How’s your Bible reading going? A few days ago a friend sent me a message saying, “You know all those things around the house I keep saying I will do when I have time? Well that wasn’t the reason!” Hopefully our time to read and study God’s word and spend time in prayer does not fall into that category. Is there EVER really a time when we don’t have time to spend with God?
Metaphors and Similes
Over the last several days I’ve had a number of questions from people about things they are reading in their Bibles. One that often comes up involves how to understand some of the things that the Bible says. Understand that this is NOT a question of people imagining the that Bible says something when it doesn’t but, rather, a case of HOW God says something to make a point or teach us a lesson.
We do a lot of things with language to make a point, to express humor or to just spice up our words and keep people interested in what we are saying. Many times we illustrate or emphasize what we are saying with comparisons.
Perhaps the most obvious comparison type is called a simile and uses the words like or as to make plain what we are really saying. Life is like a box of chocolates is not to be understood literally (though I’ll admit it would be nice if life WAS a box of chocolates!) and everyone understands that. If you were to say that a baby is as cute as a button, no one would imagine that the baby was really a button.
A good Bible study is to see how often God and the inspired writers use the words like or as to teach a lesson. For example, Psalms and Proverb use the terms a few hundred times. God’s people are not really trees nor are the wicked chaff (Psalm 1:3-4). The purpose of these comparisons is create word pictures that teach us a lesson.
Another frequently used way of comparing things is to make a direct statement that provides a shocking or surprising comparison to provoke us to think seriously about the point. If someone says My life is an open book, do you reach over and turn the page?
Jesus frequently taught using both similes and metaphors and we can look rather foolish if we miss His point and end up believing something that is nonsensical. Are God’s people REALLY sheep? Do you walk on four legs and require being shorn every year to get rid of your fleece?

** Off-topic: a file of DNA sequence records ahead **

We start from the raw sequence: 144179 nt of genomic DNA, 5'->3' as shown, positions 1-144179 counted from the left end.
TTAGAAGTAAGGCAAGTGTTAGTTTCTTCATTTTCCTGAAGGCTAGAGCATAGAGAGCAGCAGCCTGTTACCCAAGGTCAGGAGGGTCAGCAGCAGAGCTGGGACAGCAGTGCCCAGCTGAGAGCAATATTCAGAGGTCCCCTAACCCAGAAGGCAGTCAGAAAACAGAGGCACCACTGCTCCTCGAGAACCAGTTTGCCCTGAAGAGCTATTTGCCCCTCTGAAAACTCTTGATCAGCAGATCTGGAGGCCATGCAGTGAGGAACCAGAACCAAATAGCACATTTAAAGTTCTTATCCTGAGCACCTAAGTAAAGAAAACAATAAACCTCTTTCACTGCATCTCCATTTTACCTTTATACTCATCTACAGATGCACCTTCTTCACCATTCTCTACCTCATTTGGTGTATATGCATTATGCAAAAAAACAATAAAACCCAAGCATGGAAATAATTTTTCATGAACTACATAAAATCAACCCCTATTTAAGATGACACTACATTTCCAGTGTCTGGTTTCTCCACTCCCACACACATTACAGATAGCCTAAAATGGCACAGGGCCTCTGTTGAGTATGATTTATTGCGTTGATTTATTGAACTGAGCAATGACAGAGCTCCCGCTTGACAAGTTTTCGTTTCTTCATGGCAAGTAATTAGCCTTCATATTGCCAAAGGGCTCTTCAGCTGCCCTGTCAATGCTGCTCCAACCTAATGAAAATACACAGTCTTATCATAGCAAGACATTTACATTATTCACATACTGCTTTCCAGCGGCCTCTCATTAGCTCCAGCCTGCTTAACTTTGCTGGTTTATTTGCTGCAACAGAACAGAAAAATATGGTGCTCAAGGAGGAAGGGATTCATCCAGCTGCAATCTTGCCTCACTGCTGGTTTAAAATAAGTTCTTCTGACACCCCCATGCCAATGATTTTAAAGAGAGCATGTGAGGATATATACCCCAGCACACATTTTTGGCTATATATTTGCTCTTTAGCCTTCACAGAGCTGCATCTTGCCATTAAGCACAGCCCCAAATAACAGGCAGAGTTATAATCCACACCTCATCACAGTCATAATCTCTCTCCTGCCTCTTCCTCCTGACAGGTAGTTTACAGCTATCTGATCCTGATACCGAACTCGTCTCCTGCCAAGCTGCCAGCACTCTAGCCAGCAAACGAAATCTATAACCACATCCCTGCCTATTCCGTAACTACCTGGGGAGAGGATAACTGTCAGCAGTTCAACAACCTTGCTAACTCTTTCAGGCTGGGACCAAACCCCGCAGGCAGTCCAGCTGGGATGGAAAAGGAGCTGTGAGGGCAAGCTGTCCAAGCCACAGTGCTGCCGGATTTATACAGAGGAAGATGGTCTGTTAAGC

In John’s Gospel Jesus frequently uses the term I am followed by a metaphor. Jesus is not actually a loaf of bread nor is He a physical door. Rather each of these comparisons are to make us think and understand the ultimate importance of our Savior.
Consider the Lord’s Supper. For the first thousand years of Christianity’s existence it seems that nearly everyone understood that when Jesus took bread and said, this is my body (cf. 1 Corinthians 11:23-24) that He actually was using the metaphor that the bread represented His body. After all, Jesus didn’t rip off an arm and give it to the disciples, He gave them a figure, an illustration to represent His body. Likewise the cup. Here Jesus uses a double metaphor as the cup is actually representing the contents and NOT the physical vessel (cf. 1 Corinthians 11:25). It was only in 1215 that the Catholic church made up the doctrine that the bread changes into the actual body and the cup into the actual blood of Jesus.
So if you miss the metaphor, you miss the real lesson that Jesus was teaching and end up believing something invented by man over a thousand years after the time of Jesus. Can we please God by teaching as true the false teachings of man? Matthew 15:9; Mark 7:7; Ephesians 4:14 and 1 Timothy 1:3 all caution us against believing and following such false teachings invented by people. (For a few more metaphor’s check out John 14:6; John 15:5; 2 Corinthians 5:17 and Matthew 5:13.)
There are, of course, many other figures of speech, ways in which we use language to get a point across. Sometimes God uses hyperbole – an exaggeration of the size, power, meaning, and so on, of an object or phenomenon in order to emphasize the point or lesson. In Mark 1:4-5 ALL the people of Judea and Jerusalem are said to have gone out to be baptized by John. Later we learn that many did NOT believe the preaching of John so we understand that Mark is telling us that huge crowds DID believe and obey, but not every single person.
We learn from God, not by making up our own rules, but by the diligent, hard work, study of real students or disciples of Jesus. While it is relatively easy to understand the basics of salvation (even though it may be a real challenge to DO all that God asks), we will never arrive at the point of knowing and understanding all of God’s word. There’s ALWAYS more to learn by digging into and studying the Bible.
NEVER assume you know it all and NEVER slacken your hunger and thirst for the truth. Keep reading and keep studying this week… and every day as long as you live here on earth!
—Lester P. Bagley